Looking back over the past year, the Letters did manage – to some degree- to follow their own course. I noticed they tended, again, to weave back and forth, flirting at times with the news, such as the continuing ascent of Turkey’s leader, Recep Tayyip Erdoğan, as well as the aftermath of last year’s Taksim Square protests. Other times, the stories continued to reflect my growing relationship with Özge, as we continued along on our own journey, which this year took us to new places, such as Dalyan, Rome and Florence. Also, again, the stories bounced between straight, traditional journalism, and explorations in pure fiction, such as “So What Was It Like in New York?” and “Surrogate Lives.”
Seeing this back-and-forth trend, between the so-called Big Picture (news, issues) and the Small Picture (me and Özge, etc.), I liked the contrasts, although in the execution they were not always as successful as I would have liked. So I settled on the title, “Avenues and Interludes.” Why not alleyways? Or arrivals and departures? Because “interludes,” for me anyway, just possesses a certain dream-like connotation, a poetic verisimilitude, which the fictional and off-beat stories should possess, as opposed to the straightforward, “avenue-like” approach to the news.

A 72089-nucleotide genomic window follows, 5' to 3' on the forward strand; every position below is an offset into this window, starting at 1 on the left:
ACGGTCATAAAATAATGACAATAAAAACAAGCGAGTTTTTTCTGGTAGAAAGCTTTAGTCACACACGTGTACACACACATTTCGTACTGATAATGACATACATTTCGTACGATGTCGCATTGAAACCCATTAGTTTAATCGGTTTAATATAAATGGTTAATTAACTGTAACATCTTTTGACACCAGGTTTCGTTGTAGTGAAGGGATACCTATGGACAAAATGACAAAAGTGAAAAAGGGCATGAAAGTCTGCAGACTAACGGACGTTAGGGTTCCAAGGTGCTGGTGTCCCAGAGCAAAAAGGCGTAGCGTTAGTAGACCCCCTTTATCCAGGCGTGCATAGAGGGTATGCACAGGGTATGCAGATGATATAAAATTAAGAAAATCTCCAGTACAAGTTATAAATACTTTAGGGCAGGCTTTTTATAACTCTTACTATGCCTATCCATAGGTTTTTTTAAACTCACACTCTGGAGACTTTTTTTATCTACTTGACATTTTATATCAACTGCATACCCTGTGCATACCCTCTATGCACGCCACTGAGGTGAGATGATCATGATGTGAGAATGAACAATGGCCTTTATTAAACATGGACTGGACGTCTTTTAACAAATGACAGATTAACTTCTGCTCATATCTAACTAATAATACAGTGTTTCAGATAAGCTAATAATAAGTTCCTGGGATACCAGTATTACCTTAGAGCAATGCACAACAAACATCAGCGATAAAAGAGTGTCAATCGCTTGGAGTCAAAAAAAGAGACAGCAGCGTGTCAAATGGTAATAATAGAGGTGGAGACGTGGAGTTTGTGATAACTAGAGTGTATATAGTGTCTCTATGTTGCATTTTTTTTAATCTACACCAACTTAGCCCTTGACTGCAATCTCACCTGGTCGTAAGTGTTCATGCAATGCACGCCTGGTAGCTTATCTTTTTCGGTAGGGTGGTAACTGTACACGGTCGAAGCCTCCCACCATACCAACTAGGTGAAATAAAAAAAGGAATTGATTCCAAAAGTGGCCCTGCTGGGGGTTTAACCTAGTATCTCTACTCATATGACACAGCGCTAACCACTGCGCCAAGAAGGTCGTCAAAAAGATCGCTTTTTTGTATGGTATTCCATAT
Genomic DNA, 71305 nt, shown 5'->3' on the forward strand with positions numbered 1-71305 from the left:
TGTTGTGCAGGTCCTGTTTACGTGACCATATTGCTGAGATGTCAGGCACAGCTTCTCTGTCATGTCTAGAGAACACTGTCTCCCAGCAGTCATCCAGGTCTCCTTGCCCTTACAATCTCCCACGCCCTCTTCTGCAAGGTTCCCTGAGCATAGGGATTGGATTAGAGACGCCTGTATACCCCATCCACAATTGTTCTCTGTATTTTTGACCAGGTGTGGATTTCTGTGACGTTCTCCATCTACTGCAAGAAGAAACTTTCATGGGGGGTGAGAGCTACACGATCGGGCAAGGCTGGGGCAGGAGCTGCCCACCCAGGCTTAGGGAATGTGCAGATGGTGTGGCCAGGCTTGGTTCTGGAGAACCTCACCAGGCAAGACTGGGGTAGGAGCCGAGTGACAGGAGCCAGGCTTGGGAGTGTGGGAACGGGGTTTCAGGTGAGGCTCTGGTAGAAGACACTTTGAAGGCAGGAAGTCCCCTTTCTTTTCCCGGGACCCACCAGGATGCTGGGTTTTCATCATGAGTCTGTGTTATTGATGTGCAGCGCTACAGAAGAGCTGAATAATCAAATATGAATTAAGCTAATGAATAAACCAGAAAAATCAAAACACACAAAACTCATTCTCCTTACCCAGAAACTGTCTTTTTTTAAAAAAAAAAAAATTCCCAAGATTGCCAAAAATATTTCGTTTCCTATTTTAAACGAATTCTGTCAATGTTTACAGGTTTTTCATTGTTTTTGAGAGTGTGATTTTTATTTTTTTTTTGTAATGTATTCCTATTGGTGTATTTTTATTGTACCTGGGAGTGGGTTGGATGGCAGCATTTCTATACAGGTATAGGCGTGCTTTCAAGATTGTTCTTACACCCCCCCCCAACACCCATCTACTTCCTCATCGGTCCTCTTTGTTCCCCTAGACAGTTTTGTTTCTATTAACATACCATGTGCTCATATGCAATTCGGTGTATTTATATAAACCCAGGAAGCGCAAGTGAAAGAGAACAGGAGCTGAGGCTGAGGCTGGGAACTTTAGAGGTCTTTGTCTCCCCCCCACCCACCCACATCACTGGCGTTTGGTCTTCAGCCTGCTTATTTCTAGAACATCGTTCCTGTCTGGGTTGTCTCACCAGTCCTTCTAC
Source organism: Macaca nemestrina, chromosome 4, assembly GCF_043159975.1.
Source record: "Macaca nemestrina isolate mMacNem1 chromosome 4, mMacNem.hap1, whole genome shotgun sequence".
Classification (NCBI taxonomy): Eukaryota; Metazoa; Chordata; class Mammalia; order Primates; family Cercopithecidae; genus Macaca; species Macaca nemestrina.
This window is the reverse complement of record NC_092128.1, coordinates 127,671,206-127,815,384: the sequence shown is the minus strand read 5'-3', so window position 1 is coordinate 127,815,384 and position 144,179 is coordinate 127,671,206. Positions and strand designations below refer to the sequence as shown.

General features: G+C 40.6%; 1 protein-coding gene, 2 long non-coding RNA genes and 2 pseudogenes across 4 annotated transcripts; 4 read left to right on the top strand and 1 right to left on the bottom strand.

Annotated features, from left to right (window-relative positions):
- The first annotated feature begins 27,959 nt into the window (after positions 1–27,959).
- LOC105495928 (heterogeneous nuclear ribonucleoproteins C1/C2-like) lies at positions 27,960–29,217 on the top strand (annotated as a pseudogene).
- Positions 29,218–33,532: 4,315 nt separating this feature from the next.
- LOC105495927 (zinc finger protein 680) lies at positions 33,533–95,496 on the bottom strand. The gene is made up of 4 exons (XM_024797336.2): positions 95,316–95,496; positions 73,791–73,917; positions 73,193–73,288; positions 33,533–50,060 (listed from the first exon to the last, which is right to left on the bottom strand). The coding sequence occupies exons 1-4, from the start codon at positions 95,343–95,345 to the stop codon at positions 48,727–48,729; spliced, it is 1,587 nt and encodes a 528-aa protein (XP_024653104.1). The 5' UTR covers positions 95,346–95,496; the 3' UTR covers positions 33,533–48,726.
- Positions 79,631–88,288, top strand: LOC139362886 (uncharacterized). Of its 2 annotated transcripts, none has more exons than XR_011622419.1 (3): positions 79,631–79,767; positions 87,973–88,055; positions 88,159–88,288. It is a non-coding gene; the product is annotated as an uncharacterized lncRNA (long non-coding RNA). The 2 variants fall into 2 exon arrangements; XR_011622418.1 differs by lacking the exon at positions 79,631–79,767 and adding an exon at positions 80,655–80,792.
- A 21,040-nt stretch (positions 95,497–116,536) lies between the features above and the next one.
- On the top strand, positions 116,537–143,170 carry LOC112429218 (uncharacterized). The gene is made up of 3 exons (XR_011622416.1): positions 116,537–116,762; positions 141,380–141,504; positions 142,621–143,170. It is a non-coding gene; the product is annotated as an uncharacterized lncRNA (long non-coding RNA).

Anyway, that was a look into the process, the rationale behind the letters. Best to leave it at that, for now. Thanks again to Hank for standing by me, and for Emma Harper at Yabangee for taking a chance as well. And most of all, thanks to all the readers for their patience over the past couple years.
James Tressler is a former California-based journalist who has lived abroad since 2004. His other books include “Conversations in Prague,” “Lost Coast D.A.,” and “Letters from Istanbul, Vol. 1.” He lives in Istanbul.
“Letters from Istanbul Vol. 2: Avenues & Interludes” can be purchased here.